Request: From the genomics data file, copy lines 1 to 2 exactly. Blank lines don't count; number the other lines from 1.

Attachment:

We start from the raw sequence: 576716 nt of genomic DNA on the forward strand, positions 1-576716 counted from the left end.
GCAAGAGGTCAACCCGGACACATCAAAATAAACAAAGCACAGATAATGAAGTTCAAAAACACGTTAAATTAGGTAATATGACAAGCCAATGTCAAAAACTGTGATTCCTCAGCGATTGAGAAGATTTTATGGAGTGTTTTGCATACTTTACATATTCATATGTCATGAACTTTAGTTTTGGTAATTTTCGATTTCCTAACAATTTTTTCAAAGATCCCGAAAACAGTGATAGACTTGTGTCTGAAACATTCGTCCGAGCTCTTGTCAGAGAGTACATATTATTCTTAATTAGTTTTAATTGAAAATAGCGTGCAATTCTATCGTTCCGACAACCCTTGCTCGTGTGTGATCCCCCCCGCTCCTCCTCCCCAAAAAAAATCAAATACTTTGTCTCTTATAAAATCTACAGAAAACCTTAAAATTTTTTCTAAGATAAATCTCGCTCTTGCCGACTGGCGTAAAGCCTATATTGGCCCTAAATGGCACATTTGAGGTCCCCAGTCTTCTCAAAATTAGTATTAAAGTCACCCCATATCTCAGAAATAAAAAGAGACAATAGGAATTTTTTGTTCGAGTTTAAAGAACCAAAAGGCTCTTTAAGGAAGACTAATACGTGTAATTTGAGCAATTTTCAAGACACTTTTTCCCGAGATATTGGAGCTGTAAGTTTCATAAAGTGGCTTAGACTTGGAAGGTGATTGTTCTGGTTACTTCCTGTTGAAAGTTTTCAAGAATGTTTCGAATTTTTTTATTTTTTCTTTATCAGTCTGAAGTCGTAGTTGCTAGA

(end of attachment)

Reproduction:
We start from the raw sequence: 576716 nt of genomic DNA on the forward strand, positions 1-576716 counted from the left end.
GCAAGAGGTCAACCCGGACACATCAAAATAAACAAAGCACAGATAATGAAGTTCAAAAACACGTTAAATTAGGTAATATGACAAGCCAATGTCAAAAACTGTGATTCCTCAGCGATTGAGAAGATTTTATGGAGTGTTTTGCATACTTTACATATTCATATGTCATGAACTTTAGTTTTGGTAATTTTCGATTTCCTAACAATTTTTTCAAAGATCCCGAAAACAGTGATAGACTTGTGTCTGAAACATTCGTCCGAGCTCTTGTCAGAGAGTACATATTATTCTTAATTAGTTTTAATTGAAAATAGCGTGCAATTCTATCGTTCCGACAACCCTTGCTCGTGTGTGATCCCCCCCGCTCCTCCTCCCCAAAAAAAATCAAATACTTTGTCTCTTATAAAATCTACAGAAAACCTTAAAATTTTTTCTAAGATAAATCTCGCTCTTGCCGACTGGCGTAAAGCCTATATTGGCCCTAAATGGCACATTTGAGGTCCCCAGTCTTCTCAAAATTAGTATTAAAGTCACCCCATATCTCAGAAATAAAAAGAGACAATAGGAATTTTTTGTTCGAGTTTAAAGAACCAAAAGGCTCTTTAAGGAAGACTAATACGTGTAATTTGAGCAATTTTCAAGACACTTTTTCCCGAGATATTGGAGCTGTAAGTTTCATAAAGTGGCTTAGACTTGGAAGGTGATTGTTCTGGTTACTTCCTGTTGAAAGTTTTCAAGAATGTTTCGAATTTTTTTATTTTTTCTTTATCAGTCTGAAGTCGTAGTTGCTAGA